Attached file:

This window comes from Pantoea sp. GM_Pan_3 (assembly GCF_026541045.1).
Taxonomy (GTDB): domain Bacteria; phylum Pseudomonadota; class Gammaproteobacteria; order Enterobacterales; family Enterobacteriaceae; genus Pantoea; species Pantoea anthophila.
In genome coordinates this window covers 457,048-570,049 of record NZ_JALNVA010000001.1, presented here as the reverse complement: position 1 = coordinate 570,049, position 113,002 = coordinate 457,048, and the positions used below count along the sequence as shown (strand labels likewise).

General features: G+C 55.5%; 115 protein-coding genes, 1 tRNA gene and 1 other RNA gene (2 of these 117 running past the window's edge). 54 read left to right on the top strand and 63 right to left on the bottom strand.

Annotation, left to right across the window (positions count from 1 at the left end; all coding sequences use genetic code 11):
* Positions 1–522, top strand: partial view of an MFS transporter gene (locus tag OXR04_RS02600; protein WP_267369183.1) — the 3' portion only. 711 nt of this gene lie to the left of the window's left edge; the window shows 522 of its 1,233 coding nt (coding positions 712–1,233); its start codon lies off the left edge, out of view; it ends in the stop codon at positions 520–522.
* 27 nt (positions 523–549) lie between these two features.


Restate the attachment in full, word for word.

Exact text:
This window comes from Pantoea sp. GM_Pan_3 (assembly GCF_026541045.1).
Taxonomy (GTDB): domain Bacteria; phylum Pseudomonadota; class Gammaproteobacteria; order Enterobacterales; family Enterobacteriaceae; genus Pantoea; species Pantoea anthophila.
In genome coordinates this window covers 457,048-570,049 of record NZ_JALNVA010000001.1, presented here as the reverse complement: position 1 = coordinate 570,049, position 113,002 = coordinate 457,048, and the positions used below count along the sequence as shown (strand labels likewise).

General features: G+C 55.5%; 115 protein-coding genes, 1 tRNA gene and 1 other RNA gene (2 of these 117 running past the window's edge). 54 read left to right on the top strand and 63 right to left on the bottom strand.

Annotation, left to right across the window (positions count from 1 at the left end; all coding sequences use genetic code 11):
* Positions 1–522, top strand: partial view of an MFS transporter gene (locus tag OXR04_RS02600; protein WP_267369183.1) — the 3' portion only. 711 nt of this gene lie to the left of the window's left edge; the window shows 522 of its 1,233 coding nt (coding positions 712–1,233); its start codon lies off the left edge, out of view; it ends in the stop codon at positions 520–522.
* 27 nt (positions 523–549) lie between these two features.